import React, { useState, Fragment } from "react";

import { useSelector, useDispatch } from "react-redux";
import {useSpring,animated} from "react-spring";

const Onboarding = (props) => {

  const [delay, setDelay] = useState({
    time: 0
  });

  const { time } = delay;

  const Home = useSelector(state => state["Home"]);
  const dispatch = useDispatch();

  const learnMoreToggle = () => {
    setDelay({ time: 2 });
    dispatch({ type: "HOME_UPDATE", data: { onboardingText: "text-close" } });
...

For the implementation of our Watson fantasy football user experience, we used the JavaScript library D3 (data-driven documents) to create data visualizations such as box plot line charts, bubble charts, donut charts, and force layouts. Although there is a steep learning curve for D3, it provides complete control and customizations for many user-centric data visualizations. This customization is not limited to static visualizations but also to the behaviors of graph-like animations. Because D3 is a JavaScript library, we are able to easily integrate the library with the rest of our React framework. The following code shows an example of using D3.

this.svg = d3.select("svg.projections");
let width = +this.width - 50;
let height = +this.height - this.margin.top - this.margin.bottom;
this.g = this.svg.append("g").attr("transform", "translate(" + this.margin.left + "," + this.margin.top + ")");

//d3 graph
this.line = d3.line()
              .x(d => {
                   return this.x(d[0]);
              })
              .y(d => {
                   return this.y(d[1]);
              });
...
this.g.append("path")
    .datum(playerMidProjections)
    .attr("class", "line line1")
    .attr("stroke", this.graphColors.mid)
    .attr("stroke-opacity", 1.0)
    .attr("stroke-width", "2")
    .attr("fill", "none")
    .attr("d", this.line);

this.g.append("path")
    .datum(playerMinProjections)
    .attr("class", "line line1")
    .attr("stroke", this.graphColors.bust)
    .attr("stroke-width", "2")
    .attr("stroke-opacity", 1.0)
    .attr("fill", "none")
    .attr("d", this.line);

Watson Fantasy Football experience anywhere

We designed and developed a user experience that is deployed to mobile and desktop platforms for continuous availability around the world. Our user experience had to run in many different native applications on the same code base. As a result, our experience was designed to run within an iFrame and be included within webviews on mobile devices. With the use of the same code base for both mobile and desktop platforms, we had to ensure that our experience rendered seamlessly across many different screen sizes. SASS (Syntactically Awesome Style Sheets) was chosen for our Watson Fantasy Football experience styling and formatting. We overrode the default CRA-based React application from Cascading Style Sheets to SASS with the basic installation of node-sass and updating all references to .css extensions to scss. From here, we leveraged the strengths of SASS so that we could write clean code, use mixins to enable cross-browser compatibility, and nest CSS selection rules. The following code shows an example of how SASS provides flexible styling and formatting.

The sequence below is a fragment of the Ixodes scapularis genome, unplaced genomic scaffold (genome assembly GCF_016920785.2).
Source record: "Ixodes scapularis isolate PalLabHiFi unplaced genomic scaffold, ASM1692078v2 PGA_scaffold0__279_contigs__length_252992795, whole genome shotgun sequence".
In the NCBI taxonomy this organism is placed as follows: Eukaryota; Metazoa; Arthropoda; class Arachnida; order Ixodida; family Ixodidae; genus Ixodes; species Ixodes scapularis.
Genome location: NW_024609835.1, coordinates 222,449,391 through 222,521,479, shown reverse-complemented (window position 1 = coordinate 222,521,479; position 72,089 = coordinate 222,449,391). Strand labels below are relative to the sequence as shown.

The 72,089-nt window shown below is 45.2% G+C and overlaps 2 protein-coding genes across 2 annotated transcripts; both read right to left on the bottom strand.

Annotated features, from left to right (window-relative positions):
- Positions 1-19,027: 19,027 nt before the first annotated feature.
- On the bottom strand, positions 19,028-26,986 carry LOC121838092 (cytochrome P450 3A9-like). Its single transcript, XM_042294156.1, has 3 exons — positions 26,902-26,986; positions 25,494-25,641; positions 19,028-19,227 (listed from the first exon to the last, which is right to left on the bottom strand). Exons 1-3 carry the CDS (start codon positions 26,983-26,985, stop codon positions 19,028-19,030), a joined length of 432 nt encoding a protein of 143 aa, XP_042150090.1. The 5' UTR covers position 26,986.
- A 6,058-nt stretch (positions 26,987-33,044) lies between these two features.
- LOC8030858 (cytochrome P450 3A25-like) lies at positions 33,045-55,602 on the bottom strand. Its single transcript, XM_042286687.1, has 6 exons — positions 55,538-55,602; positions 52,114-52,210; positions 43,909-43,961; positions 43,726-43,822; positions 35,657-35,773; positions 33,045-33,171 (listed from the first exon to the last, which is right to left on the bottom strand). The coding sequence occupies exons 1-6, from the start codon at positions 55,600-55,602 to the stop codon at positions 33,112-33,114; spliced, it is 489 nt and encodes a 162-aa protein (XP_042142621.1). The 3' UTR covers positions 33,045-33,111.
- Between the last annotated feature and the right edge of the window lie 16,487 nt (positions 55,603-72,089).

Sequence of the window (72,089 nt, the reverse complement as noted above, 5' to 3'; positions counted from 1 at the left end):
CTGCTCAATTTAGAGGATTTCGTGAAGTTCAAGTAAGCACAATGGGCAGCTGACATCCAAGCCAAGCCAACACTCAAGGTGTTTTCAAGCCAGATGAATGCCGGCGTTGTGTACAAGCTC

@import "assets/style/_scss/colors";

.projections-container {
  &.component-container {
    &.facebook {
      .boom-bust-container {
        margin-bottom: 8.35px !important;
        background-color: $ff-ltgray6;
      }
    }
    &.twitter,
    &.facebook {
      .boom-bust-container {
        margin-bottom: 13px;
        ...

To achieve our AI-based fantasy football experience, we had to ensure that the integration of our data endpoints were continuously available, without any planned or unplanned downtime. To achieve this, we used an architecture that would store our application code, graphics, and styles in the cloud through IBM Cloud Object Storage. As shown in Figure 1, an IBM and ESPN CDN sits between our users and the IBM Cloud Object Storage buckets that store our content. By protecting our origin servers with a double CDN, we are able to make updates to the app without users experiencing any downtime. A cached version of both the app and data is delivered to the user’s device until the latest app has finished deploying. This approach is also used for the data integration of the application. We created several Cloud Object Storage buckets to store data such as projections, player information, performance, classifiers, volume, and evidence. These buckets are exposed to the app through routes within the CDNs. Similar to the React application, any updates to the data files are not noticed by users.

You can watch four tutorials that show how we built the Watson Fantasy Football user experience with the React framework.

Go experience Watson Insights for Fantasy Football

With over 2 billion hits per day, the Watson fantasy football experience is an enterprise-grade user app that is available for you whenever you need it. Good luck in your league!

As the final blog in this 4-part series, we hope that you have enjoyed learning about our work. The next set of code releases over the next year will bring your game to another level. #WinWithWatson